loved the concept and the way McRae
writes him, it was just unfortunate I was left feeling like I was playing catch
up. So, my one advice would absolutely be to read the
Citrine Key
first so you can truly get the fullness out of Apollo!
 
So far I have mostly focused on the exquisite
first half of the book which had me entranced, each new section of world
bringing a new wonder and excitement to the journey. It is incredibly well
paced, and I loved the fact that we discovered along with Fenn, which really made things run smoothly and not feel like the
worldbuilding was shoehorned in. It is in the second half of the book, where
the Myrish threat comes into focus and things turn a little darker that the
book took a minor downturn for me.
 
Let me start by stating I did really
enjoy the little snippets we got about the Myr in the first half. They felt
threatening, there was a heavy sense of foreboding on the horizon, and I was
really anticipating what was to come. However, when they started to emerge more
into the story, becoming less of a threat spoken of and more of a reality, it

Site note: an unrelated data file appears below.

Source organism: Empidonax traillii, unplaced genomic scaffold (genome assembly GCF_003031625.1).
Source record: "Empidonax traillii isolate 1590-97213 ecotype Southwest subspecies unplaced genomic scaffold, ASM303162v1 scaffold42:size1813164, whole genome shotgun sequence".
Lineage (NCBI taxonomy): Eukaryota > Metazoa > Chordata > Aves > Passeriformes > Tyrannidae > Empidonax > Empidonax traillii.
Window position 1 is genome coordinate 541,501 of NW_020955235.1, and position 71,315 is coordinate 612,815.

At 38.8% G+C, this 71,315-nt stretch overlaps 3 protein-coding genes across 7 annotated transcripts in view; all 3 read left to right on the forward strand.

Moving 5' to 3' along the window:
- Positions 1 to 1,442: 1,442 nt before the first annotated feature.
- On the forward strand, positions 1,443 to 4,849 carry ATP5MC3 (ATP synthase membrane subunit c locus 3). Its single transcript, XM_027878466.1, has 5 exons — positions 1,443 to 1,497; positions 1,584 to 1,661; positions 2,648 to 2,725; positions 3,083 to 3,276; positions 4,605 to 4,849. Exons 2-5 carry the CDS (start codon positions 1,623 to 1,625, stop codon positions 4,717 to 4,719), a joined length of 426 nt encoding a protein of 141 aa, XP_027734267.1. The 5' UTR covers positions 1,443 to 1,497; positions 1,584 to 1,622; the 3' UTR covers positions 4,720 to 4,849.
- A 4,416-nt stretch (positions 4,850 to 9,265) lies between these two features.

was frankly underwhelming. They had been built up to be so horrifying and
terrifying, and there was a real sense of fear because it wasn’t
entirely clear what the Myr were. However, it did feel a rather rushed
climax that took the air out of a lot of what came before. This is not to say
it ruined the book, or I don’t think it’s worthy of reading time, it absolutely
is! It is just unfortunate that for me there was a gap between what the Myr was
setup to be, and what we actually encountered.
 
In terms of secondary antagonists, we had
the character of Torsten, an
inquisitor on the heels of Fenn as
well as Apollo, believing the
amnesiacs to be a threat to the nation and Apollo
to be a cheat who deceived the Iron queen. Whilst Torsten is a fairly typical antagonist, there is depth explored
there that allows him to exist in his own shades of grey, and I would like to
see this explored further in the sequel.
 
Overall, this book is a testament to McRae’s stunning worldbuilding prowess,
of which many other reviewers have remarked upon. It provides a fabulous sense
of adventure and wonder, each new corner of the land a true delight. With
powerful and emotional themes of identity driving the heart of this book it
certainly can pack its punch at times. Whilst the second half didn’t ultimately
live up to the exquisitely paced first half, it leaves events on a suitably
climactic finish, and with the reports of an even more impressive sequel L.L. McRae has firmly landed upon my
Mt. TBR.